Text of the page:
AirAsia India’s journey so far has been interesting. What was a pleasant surprise was the airline reporting its lowest ever net loss in an operating quarter – of INR 19 Cr. This, despite Q4 being a season of low travel demand, and in the same quarter having had numerous delays and cancellations. It was also the first full quarter of three aircraft operations.
AirAsia India claims to have an attractive cost structure. In this piece, we analyse their figures for Q4 FY’15.
In the months of January, February and March 2015, AirAsia India flew 222,502 passengers. No show passengers were 15,055. These two total to 237,557 seats that were sold. No show accounted for 6% of all sold seats. Total seats flown were 300,240, and flown passenger load factor was 74% for the quarter, while seats sold load factor was 79%.
The airline carried a total of 1,620 tonnes of cargo on 1,668 flights, which averaged to 971 kg of cargo per flight – a very good number.
A total of 2,260 hours were flown in the quarter. With three aircraft, this averaged to a daily average aircraft utilisation of 8:22 hrs per aircraft per day. This low average utilisation reflects the cancellations and delays in the quarter due to crew shortage. While the airline was originally scheduled to fly 22 flights a day, the average flights per day in the three months were lower due to the same reason.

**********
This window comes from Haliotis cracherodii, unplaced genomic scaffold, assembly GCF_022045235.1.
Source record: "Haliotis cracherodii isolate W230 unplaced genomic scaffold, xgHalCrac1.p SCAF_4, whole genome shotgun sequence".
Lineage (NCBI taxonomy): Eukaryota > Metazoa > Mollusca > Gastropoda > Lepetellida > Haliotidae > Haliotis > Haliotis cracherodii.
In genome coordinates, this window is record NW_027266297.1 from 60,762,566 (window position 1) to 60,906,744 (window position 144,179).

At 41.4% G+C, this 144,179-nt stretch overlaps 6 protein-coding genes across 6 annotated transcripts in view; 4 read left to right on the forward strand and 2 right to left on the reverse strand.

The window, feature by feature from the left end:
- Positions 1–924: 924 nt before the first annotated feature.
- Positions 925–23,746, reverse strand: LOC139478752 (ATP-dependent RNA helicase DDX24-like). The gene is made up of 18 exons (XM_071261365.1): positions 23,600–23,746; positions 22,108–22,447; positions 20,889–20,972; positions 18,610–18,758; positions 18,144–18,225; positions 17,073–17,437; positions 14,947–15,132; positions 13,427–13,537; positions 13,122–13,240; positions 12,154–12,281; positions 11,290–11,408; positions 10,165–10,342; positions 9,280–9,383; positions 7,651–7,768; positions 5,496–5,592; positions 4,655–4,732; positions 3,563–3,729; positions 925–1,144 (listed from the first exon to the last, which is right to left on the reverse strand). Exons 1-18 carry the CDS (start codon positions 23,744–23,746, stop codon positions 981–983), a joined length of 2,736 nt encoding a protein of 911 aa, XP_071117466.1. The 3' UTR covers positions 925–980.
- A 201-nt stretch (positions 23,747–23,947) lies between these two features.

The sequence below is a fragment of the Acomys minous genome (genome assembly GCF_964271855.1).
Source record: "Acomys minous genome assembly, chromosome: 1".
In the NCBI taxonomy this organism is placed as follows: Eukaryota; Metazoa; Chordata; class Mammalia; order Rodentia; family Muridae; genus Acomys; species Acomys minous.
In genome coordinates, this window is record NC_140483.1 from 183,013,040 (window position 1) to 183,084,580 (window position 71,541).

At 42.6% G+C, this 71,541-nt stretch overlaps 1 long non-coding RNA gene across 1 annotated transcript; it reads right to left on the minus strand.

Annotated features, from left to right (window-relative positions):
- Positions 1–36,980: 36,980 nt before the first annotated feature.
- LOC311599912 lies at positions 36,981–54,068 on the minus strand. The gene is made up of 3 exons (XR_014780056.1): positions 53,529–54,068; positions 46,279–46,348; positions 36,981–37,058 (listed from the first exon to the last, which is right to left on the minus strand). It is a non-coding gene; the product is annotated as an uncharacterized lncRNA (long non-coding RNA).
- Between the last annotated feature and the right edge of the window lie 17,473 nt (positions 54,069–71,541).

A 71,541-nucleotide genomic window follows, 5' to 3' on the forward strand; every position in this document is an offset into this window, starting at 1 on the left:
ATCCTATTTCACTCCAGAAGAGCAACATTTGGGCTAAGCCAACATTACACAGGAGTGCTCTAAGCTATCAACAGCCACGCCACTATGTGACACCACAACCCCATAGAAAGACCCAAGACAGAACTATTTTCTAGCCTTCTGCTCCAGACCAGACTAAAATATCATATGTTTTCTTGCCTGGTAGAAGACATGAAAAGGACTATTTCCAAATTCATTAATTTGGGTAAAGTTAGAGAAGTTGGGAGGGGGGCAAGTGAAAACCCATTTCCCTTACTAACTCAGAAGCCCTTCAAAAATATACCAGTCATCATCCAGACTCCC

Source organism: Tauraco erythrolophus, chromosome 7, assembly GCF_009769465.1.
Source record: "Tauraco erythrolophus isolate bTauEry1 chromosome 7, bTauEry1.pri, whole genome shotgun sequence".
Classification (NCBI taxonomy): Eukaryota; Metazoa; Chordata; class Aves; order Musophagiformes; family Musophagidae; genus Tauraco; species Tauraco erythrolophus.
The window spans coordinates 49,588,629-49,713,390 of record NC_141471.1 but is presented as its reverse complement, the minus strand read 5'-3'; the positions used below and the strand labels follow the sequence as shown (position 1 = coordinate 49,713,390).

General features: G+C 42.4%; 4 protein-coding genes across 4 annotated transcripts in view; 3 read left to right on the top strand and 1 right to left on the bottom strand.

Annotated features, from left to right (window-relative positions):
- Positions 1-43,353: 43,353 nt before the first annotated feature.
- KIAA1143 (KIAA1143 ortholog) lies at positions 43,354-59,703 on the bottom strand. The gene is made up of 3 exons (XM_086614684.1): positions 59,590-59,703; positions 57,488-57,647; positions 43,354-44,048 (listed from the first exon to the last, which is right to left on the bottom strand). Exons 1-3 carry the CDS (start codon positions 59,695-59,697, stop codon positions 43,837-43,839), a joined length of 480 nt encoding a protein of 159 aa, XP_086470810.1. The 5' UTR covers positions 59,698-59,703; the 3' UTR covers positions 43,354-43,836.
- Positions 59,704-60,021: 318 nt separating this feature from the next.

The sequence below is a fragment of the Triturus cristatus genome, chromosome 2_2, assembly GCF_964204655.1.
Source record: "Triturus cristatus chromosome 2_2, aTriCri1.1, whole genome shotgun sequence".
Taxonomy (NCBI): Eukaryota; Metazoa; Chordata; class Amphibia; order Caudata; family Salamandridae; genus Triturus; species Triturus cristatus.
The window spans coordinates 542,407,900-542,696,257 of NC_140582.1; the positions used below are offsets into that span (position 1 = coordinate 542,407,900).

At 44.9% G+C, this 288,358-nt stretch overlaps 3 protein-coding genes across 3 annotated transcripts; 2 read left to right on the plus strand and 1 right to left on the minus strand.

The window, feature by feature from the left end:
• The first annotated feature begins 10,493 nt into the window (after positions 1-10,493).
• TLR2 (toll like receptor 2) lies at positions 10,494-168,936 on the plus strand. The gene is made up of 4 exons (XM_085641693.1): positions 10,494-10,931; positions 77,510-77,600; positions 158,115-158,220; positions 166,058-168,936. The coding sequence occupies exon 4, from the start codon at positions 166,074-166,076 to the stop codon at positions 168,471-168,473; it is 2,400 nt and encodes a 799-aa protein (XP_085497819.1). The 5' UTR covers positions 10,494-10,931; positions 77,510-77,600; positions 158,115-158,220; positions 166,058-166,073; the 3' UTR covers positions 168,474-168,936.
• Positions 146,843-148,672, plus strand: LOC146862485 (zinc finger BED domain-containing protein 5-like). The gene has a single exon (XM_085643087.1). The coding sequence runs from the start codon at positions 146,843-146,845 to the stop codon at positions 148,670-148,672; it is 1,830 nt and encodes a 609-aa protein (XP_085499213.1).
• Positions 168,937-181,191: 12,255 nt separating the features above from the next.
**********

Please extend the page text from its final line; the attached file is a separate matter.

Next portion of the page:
12,155 of the airline’s passengers were affected by cancellations and delays of more than two hours in the quarter.
Market share stood at a constant 1% throughout the quarter.
37% of AirAsia India’s costs are due to fuel. The next biggest is staff salaries which make up 25%. Lease comes next at 19%. These three together make up 80% of the airline’s costs. In this period, the airline had three aircraft: VT-ATF/ATB/RED. All three are new enough to have no maintenance issues or checks, and hence maintenance is only 3%.
Average lease cost per aircraft is INR 2 Cr per month.
AirAsia India realised an operating revenue of INR 74.4Cr in the quarter. Of this, 92% was due to passenger ticket sales, while 8% was due to ancillary revenue.
The average fare per passenger (excluding taxes and fees) for the quarter was at INR 2,884. Revenue per available seat kilometre (RASK) was at INR 2.75/seat-km, while Cost per available seat kilometre (CASK) was at INR 3.53/seat-km.
At the same load factor, average fares could have been increased by INR 878 per passenger to operationally break even.
At the same average fares, operational breakeven load factor stood at 103%.
Both figures above assume constant ancillary revenue. Ancillary revenue per flight was INR 35,320.
Average operating cost per block hour was INR 421,311 (US$ 6,600).
Average cost per kilometer flown was INR 635/km.
AirAsia’s losses are on a steady decrease. With five aircraft operating in Q1’16, better routes, and the strong travel demand, the airline may spring a surprise with its Q1 performance.
A sixth aircraft is expected to join the fleet in June. Q2’16 – a lean season- will be an interesting quarter to watch, with a mild possibility of a break even. The airline may either break even or post profits in Q3’16.
The airline added Imphal to its booking engine on 28th May 2015.